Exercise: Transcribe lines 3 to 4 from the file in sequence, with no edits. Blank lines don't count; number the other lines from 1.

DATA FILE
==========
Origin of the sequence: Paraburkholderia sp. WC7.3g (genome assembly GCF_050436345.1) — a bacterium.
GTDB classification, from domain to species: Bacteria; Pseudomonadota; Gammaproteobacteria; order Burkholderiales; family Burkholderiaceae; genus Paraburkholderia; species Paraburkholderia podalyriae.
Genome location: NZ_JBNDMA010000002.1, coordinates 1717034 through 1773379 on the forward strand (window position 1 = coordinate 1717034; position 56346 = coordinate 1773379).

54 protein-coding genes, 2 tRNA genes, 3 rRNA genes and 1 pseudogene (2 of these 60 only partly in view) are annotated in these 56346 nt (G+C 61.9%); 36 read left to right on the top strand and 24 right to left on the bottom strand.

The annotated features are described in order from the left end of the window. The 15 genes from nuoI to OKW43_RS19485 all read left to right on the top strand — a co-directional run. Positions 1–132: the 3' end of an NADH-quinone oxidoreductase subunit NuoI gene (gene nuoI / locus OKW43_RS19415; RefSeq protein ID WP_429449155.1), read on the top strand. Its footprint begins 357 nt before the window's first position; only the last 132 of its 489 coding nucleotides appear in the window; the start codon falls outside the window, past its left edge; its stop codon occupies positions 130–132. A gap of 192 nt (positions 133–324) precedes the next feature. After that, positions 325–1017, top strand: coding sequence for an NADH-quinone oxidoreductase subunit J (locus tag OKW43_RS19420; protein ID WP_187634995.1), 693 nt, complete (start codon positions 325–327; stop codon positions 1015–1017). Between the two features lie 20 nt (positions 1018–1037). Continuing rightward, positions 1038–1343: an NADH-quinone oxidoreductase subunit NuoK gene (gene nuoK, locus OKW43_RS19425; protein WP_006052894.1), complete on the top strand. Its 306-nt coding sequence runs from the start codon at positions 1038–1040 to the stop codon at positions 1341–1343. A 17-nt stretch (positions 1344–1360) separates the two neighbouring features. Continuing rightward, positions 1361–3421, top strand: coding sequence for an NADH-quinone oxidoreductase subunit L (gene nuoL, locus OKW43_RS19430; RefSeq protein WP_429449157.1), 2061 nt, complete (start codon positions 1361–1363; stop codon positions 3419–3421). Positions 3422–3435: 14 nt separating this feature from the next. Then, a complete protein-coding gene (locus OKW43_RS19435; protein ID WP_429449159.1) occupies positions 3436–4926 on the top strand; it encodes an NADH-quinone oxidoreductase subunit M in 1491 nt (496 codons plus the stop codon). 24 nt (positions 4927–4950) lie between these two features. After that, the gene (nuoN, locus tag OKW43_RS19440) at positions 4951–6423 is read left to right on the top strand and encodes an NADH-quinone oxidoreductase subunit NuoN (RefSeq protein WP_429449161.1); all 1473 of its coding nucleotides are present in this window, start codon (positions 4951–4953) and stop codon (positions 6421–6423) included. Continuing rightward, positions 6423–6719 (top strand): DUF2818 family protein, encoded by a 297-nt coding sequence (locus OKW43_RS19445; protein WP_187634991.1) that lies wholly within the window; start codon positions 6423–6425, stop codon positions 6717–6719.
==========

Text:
Genome location: NZ_JBNDMA010000002.1, coordinates 1717034 through 1773379 on the forward strand (window position 1 = coordinate 1717034; position 56346 = coordinate 1773379).

54 protein-coding genes, 2 tRNA genes, 3 rRNA genes and 1 pseudogene (2 of these 60 only partly in view) are annotated in these 56346 nt (G+C 61.9%); 36 read left to right on the top strand and 24 right to left on the bottom strand.